Life comes at you fast. One day you are roaming through the hallways of high school without a care in the world. In the blink of an eye, you are now an adult. You are now paying bills, dealing with your kids, and your spouse, not to mention the internal stressors you are dealing with, which includes: thoughts and feelings of anger, fear, depression, and anticipation. With May being Mental Awareness Month, it is important to educate people about habits and behaviors that increase the risk of developing mental illnesses, or what could possibly be signs of mental health problems themselves. Each year the theme for Mental Health Awareness changes and this year the theme for Mental Health Month theme is Fitness #4Mind4Body. Which focuses on what individuals can do to be fit for our own futures no matter where we happen to be on our own personal journeys to health and wellness. Here are 5 tips from The Mental Health Awareness website that will be sure to help you relive some stress.
- Be Realistic: You may be taking on more responsibility than you can or should handle for yourself or your family. If you feel overwhelmed by how many things are on your schedule, it’s ok to say “No” to new activities! You may also decide to stop doing an activity that is not 100% necessary. If friends or family criticize your decisions, give reasons why you’re making the changes. If you are a parent and your kids’ activities are part of your stress, be willing to listen to their concerns and stay open to compromise.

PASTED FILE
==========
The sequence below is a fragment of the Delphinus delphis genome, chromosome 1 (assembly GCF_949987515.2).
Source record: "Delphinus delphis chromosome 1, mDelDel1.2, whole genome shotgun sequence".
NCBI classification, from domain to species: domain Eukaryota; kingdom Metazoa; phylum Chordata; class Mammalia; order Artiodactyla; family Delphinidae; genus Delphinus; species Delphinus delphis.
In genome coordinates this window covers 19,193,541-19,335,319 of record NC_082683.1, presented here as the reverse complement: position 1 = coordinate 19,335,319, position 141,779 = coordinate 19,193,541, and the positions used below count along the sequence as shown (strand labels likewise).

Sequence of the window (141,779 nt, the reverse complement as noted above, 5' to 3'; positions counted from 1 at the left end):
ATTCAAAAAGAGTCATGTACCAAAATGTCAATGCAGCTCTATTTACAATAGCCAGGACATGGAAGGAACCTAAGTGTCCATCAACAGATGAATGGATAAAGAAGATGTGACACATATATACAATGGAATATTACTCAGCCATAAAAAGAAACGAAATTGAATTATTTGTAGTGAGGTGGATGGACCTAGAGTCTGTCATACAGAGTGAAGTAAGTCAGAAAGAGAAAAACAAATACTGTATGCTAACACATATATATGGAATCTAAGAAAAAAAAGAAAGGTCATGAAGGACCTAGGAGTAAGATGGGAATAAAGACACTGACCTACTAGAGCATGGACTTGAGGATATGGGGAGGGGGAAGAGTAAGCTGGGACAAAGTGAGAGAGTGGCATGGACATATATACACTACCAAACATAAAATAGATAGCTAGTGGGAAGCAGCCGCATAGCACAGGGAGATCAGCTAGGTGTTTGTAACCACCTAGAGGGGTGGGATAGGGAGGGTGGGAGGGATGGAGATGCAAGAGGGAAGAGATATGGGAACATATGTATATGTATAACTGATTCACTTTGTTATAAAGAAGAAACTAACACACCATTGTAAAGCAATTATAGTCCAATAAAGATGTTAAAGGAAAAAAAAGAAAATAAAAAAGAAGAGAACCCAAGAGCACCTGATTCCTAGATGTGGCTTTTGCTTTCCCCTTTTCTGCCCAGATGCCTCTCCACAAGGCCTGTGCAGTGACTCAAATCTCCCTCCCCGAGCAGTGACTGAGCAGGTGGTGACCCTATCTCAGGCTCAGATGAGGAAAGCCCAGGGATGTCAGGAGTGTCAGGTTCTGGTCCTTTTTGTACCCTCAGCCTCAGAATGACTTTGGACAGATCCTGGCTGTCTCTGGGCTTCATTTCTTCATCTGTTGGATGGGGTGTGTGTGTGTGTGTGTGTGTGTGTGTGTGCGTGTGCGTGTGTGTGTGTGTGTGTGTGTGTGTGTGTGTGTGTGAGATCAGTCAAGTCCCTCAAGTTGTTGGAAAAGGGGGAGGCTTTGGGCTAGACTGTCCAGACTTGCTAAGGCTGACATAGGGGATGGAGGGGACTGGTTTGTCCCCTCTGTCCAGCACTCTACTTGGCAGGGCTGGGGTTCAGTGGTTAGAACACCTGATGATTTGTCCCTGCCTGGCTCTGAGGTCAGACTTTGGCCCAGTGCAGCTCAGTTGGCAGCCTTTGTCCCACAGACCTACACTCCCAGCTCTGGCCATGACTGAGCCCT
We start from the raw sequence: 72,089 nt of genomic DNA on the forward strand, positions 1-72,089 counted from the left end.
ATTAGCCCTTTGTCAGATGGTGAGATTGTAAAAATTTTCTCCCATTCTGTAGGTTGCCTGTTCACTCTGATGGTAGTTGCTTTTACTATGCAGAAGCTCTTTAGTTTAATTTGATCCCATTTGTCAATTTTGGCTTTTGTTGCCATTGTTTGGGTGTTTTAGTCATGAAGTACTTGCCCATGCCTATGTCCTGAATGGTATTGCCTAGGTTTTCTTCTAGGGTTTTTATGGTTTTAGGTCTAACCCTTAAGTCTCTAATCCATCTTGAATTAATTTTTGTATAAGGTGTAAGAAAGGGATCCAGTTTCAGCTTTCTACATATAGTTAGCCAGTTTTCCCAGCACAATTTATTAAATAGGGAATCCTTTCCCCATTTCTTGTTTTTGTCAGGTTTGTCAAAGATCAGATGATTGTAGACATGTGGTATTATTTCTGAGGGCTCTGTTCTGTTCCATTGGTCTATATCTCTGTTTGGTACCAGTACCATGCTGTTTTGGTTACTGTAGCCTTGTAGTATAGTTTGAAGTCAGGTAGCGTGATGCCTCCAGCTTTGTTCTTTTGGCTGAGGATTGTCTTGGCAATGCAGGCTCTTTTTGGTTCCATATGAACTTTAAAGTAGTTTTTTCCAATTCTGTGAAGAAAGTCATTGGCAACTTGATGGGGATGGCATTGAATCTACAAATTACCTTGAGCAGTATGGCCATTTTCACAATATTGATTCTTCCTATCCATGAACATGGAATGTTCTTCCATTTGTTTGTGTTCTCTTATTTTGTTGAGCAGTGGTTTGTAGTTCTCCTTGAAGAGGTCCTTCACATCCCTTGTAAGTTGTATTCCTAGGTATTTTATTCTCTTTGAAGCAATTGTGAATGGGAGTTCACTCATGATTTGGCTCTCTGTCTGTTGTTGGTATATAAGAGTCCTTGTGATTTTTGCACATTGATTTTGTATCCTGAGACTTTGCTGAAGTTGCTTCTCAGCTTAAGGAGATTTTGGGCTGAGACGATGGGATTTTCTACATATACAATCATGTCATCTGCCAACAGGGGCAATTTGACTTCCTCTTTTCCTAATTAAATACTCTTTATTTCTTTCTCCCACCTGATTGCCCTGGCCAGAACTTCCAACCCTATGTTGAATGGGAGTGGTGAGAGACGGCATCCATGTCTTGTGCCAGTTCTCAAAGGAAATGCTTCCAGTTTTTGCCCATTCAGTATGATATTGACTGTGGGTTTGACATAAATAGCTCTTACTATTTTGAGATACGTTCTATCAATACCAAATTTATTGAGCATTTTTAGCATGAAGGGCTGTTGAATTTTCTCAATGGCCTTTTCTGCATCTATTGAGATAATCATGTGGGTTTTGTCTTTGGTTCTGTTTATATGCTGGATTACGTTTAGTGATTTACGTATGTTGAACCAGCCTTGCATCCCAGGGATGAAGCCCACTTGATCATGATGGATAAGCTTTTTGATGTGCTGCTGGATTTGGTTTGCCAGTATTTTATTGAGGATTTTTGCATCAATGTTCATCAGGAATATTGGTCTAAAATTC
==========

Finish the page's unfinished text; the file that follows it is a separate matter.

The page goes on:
- No One Is Perfect: Shed the superman/superwoman” urge. No one is perfect; so don’t expect perfection from yourself or others. Ask yourself, “What really needs to be done?” How much can I do? Is the deadline realistic? What adjustments can I make? Don’t hesiste to ask for help if you need it.
- Mediate: Just ten to twenty minutes of quiet reaction may bring relief from chronic stress as well as increase your tolerance to it. Use the time to listen to music, relax and try to think of pleasant things or do nothing.
- Exercise: Regular exercise is a popular way to relieve stress. It gives an outlet to energy your body makes when it is preparing for “flight or fight” response to stress or danger. Twenty to thirty minutes of physical activity benefits both the body and the mind.
- Vent: Talking with a friend or family member lets you know that you are not the only one having a bad day, caring for a sick child, or working in a busy office. Try to limit complaining and keep conversations constructive. Ask them how they dealt with a similar situation that may be stressing you out. Let them provide love, support, and guidance. Don’t cope alone.
For more tips on coping with stress and improving your mental health visit www.mentalhealthamerica.net